I was thinking that this might be useful for broadcast applications. For obvious reasons, this type of system would work best in densely populated urban and suburban areas, which is exactly the type of area that LPFM licenses might be hard to come by. For those who do not have the time or wherewithal to apply for an LPFM license, or for those that simply don’t get a license due to scarcity of available channels, this could be a great way to cover a neighborhood or section of a city. The more people that participate in the mesh network, the stronger the network becomes. Additionally, by using FCC type accepted part 15 FM and AM transmitters as broadcast nodes, carrier current transmitters and leaky coax systems, the presence of the mesh network can be advertized to potential listeners, including directions on how to take part.
Wireless mesh network example, courtesy of Meraka Institute
Wireless LAN bridges or broadband internet connections can act as a backbone between distant nodes.
For bandwidth efficiency sake, AOIP services should be limited to multicast addresses.
A good site with more wireless mesh network information is http://wirelessafrica.meraka.org.za/
Two sub-reddits on the subject: /r/meshnet and /r/darknetplan
Then there is project meshnet and the project meshnet wiki
Oh, by the way, go ahead and ask me what I have been learning about in school these days…
I have been watching the LPFM proceedings with some interest. The FCC has not exactly promised to have a filing window by end of 2012, but indicates that it might try to do that. In comparison to such evolutions in the past, this is moving pretty fast. Those that want an LPFM station need to start planing now. As in previous LPFM windows, the availability is for non-profit organizations only. This does not mean all hope is lost; NPR stations are all non-profits and most of them are very successful.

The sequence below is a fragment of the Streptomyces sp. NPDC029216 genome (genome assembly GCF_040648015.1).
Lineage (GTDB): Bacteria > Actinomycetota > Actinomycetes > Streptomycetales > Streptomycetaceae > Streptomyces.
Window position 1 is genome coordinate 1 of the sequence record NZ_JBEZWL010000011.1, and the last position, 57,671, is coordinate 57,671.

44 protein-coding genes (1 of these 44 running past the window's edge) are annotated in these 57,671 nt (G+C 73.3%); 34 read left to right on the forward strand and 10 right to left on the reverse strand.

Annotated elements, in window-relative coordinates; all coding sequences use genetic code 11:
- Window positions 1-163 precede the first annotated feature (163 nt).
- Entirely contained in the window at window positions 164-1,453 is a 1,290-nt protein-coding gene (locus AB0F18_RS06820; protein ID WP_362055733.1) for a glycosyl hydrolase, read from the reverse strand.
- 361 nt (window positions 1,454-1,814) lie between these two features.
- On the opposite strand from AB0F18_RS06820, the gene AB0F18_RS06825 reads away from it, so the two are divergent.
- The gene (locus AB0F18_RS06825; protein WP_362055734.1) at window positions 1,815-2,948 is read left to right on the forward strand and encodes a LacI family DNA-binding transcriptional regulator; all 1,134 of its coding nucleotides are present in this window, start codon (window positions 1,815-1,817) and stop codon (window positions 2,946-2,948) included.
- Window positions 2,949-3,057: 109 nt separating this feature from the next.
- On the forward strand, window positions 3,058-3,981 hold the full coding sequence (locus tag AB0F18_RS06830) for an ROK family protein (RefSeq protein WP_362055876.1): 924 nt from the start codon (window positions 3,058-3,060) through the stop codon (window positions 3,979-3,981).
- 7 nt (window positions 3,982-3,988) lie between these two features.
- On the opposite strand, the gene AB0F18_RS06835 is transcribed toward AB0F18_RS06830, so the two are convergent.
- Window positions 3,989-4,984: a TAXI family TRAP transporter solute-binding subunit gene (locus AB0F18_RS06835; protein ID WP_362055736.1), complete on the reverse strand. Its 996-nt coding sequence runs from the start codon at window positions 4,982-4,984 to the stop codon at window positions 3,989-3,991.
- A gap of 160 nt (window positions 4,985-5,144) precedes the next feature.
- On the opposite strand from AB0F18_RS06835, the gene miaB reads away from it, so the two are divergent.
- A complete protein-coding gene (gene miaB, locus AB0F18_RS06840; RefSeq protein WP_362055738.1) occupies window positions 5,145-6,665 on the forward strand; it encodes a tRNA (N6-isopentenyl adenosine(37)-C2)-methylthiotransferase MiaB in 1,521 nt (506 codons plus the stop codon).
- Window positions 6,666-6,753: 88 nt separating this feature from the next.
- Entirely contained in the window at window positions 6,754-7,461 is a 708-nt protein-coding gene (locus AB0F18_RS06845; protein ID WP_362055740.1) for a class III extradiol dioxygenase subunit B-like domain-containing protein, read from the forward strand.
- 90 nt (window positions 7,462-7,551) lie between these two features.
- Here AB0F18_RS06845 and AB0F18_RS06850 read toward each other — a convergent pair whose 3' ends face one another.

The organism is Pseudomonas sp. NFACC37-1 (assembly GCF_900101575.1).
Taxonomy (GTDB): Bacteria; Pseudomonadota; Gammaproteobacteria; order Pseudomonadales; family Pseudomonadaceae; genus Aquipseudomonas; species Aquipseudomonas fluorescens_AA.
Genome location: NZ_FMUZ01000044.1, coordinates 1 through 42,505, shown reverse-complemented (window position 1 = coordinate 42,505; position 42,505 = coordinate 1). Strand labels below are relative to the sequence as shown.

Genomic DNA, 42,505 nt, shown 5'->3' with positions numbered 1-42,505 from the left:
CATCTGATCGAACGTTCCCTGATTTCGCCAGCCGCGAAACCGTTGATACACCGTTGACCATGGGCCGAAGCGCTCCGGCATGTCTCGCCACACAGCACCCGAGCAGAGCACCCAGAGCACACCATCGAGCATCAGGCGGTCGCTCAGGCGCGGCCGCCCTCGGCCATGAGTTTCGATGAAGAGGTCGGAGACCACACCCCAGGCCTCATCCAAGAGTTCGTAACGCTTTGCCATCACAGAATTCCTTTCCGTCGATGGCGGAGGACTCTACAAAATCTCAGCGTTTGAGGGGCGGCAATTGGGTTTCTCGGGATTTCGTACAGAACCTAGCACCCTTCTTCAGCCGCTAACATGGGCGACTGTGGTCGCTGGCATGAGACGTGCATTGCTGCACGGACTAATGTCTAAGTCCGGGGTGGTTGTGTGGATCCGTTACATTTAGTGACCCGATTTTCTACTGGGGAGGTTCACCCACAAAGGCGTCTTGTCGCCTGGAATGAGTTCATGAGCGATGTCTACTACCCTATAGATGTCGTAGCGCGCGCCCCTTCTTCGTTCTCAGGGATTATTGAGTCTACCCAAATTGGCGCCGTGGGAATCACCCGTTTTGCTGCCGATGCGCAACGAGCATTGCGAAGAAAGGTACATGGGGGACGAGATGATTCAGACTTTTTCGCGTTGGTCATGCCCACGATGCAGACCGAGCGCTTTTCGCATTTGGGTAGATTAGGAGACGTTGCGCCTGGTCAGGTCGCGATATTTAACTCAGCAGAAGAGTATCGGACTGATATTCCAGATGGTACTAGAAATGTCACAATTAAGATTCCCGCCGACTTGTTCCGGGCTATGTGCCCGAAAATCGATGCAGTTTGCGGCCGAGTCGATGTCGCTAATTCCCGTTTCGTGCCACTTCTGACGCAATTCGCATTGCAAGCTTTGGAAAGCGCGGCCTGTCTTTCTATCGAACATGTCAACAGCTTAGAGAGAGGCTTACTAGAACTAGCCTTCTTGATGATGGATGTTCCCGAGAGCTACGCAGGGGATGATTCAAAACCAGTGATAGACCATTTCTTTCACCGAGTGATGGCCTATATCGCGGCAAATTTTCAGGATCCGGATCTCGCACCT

One of the biggest questions is: How much will it cost? Like all things, it varies greatly. If I were to put an LPFM or internet radio station on the air, there would be certain minimums, such as the use of professional audio equipment, a new antenna, and some type of redundancy.
Generally speaking, radio stations and internet stations both need some type of office/studio space. This can range from large and opulent to a closet. The costs for these would depend on the type and quantity of equipment installed, whether the equipment is new or used, the building, the area, etc. Those facilities also have monthly reoccurring costs such as rent, electric, telephone service, internet service, etc.
Since internet radio stations and traditional terrestrial over the air radio would use the same type of studio equipment, those costs will be similar. Here is a breakdown of the studio equipment:
||Cost new (USD)
||Cost used (USD)
|12 Channel professional audio console
||Analog, 4 buss, telephone mix minus
||Can also be fabricated locally
|Microphones, RE-20 or SM-7B
||Per unit, several required
||Can also use consumer version
||Can also use consumer version
||Professional unit with balanced outs
|Computer w/ professional sound card
||For automation and sound file storage
|Computer, general use
||General information web browsing
|Computer, Streaming w/sound card
||Sound card should be good quality
|Studio Telephone system
||Used for call in/on air
|Barix remote box
||Used for IP remote broadcasts
|Comrex Matrix POTS codec
||Used for telephone line remote broadcasts
|Misc wiring, hardware, ect
||Connectors, mic booms, wire, etc